Hypercalcemia can result in a number of changes in the electrocardiogram. These tend to become more pronounced as the serum calcium concentration increases.


The patient will have an elevated serum calcium and will show clinical manifestations of hypercalcemia.


Classic change: shortening of the QT interval (due to shortening of the duration for phase 2 of the action potential)


Additional changes that may occur:

(1) changes to the T-wave (inverted, notched, biphasic, decreased amplitude)

(2) prolonged QRS interval

(3) prolonged PR interval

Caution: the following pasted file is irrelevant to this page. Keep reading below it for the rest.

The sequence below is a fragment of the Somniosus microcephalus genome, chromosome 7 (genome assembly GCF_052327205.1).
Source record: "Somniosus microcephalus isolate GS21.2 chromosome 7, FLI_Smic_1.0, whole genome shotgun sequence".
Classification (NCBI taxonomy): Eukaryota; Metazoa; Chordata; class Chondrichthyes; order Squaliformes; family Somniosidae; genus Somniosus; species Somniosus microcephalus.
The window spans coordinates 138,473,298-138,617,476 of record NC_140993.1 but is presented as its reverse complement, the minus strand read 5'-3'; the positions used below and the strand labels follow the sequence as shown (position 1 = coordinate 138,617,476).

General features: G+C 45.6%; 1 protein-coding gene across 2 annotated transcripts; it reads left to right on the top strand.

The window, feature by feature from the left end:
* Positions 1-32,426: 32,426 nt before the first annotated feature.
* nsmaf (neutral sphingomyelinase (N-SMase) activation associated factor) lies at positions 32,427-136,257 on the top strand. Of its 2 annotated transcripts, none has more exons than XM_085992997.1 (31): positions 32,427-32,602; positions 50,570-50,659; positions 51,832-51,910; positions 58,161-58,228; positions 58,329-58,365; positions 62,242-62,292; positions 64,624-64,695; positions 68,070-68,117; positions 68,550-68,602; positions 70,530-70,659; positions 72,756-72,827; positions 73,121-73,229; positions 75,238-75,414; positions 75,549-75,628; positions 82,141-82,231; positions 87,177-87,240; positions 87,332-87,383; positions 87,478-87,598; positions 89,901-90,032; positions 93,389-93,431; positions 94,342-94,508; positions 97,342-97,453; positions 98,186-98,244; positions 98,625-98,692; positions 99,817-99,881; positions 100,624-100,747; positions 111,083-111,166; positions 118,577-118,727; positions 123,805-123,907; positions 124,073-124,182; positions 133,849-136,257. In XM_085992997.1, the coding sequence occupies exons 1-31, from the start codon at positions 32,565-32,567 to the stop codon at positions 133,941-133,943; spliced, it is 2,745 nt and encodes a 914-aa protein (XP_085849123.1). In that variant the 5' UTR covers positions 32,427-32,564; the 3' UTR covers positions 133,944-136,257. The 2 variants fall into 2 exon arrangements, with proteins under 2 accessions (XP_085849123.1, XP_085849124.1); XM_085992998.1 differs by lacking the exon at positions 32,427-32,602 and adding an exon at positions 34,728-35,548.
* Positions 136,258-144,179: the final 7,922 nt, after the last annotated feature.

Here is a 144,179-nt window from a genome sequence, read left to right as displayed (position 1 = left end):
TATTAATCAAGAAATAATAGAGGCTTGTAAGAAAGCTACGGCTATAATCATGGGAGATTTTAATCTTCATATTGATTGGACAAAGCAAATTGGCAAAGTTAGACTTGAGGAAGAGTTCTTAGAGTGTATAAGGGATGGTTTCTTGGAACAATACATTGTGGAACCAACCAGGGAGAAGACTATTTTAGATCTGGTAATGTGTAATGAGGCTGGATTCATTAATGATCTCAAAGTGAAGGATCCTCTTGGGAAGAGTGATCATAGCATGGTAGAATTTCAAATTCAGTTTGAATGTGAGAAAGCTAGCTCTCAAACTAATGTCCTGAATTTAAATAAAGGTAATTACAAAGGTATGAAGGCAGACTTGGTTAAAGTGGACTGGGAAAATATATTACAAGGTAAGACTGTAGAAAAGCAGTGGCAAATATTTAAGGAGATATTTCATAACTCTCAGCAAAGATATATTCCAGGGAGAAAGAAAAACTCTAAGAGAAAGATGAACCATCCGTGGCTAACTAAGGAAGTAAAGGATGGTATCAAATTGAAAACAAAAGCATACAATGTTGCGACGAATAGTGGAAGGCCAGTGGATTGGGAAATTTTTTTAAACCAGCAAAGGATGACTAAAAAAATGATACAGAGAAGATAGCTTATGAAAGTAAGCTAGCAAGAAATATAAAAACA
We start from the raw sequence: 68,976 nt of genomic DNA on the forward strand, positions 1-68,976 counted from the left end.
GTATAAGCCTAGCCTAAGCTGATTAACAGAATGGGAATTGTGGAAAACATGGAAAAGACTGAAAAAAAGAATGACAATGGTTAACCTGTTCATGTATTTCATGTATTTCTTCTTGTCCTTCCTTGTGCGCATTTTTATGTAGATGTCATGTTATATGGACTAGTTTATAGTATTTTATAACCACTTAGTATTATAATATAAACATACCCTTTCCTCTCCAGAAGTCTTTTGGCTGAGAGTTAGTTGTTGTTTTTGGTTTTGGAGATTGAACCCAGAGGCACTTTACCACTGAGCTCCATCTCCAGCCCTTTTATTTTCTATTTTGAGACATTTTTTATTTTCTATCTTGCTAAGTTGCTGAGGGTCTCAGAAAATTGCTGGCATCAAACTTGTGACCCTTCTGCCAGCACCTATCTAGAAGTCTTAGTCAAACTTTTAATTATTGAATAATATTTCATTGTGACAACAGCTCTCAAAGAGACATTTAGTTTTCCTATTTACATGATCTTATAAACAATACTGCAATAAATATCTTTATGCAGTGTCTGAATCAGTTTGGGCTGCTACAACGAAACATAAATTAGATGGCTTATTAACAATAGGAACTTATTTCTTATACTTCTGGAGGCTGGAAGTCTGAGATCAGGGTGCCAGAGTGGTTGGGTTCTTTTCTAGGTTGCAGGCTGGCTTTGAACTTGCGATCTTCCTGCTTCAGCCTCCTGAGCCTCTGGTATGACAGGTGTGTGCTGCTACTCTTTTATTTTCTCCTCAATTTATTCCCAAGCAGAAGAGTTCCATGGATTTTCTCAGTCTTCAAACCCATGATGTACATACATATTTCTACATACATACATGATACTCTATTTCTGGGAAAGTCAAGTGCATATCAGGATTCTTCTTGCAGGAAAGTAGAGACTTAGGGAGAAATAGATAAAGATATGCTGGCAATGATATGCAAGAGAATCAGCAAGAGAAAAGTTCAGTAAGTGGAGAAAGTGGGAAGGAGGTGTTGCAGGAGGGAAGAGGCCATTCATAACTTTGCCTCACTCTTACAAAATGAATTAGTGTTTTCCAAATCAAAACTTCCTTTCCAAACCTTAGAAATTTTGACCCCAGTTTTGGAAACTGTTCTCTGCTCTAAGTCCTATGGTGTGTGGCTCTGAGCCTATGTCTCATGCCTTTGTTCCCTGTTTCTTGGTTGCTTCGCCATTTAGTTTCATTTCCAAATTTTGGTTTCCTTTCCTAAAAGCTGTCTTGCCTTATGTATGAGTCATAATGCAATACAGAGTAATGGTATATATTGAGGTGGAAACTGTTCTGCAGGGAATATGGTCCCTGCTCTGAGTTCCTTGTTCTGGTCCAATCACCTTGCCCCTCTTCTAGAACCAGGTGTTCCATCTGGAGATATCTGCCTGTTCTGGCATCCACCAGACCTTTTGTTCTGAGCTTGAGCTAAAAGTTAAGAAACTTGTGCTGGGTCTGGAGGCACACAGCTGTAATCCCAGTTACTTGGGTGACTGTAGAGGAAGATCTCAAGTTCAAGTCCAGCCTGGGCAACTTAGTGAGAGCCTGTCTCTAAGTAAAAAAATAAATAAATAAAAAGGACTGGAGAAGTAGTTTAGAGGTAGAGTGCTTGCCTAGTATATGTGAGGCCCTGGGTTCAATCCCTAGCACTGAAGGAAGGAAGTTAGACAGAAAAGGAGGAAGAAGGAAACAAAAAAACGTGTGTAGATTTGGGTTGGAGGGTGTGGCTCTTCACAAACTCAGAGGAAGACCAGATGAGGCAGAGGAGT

(4) second or third degree atrioventricular (AV) block

(5) J wave (Osborn wave)


Reversal of the hypercalcemia should be accompanied by a correction in the ECG changes.


Differential Diagnosis:

(1) tricyclic antidepressant effect

(2) localized increase in calcium ions within the myocardium (infusion of a calcium salt, etc)


To read more or access our algorithms and calculators, please log in or register.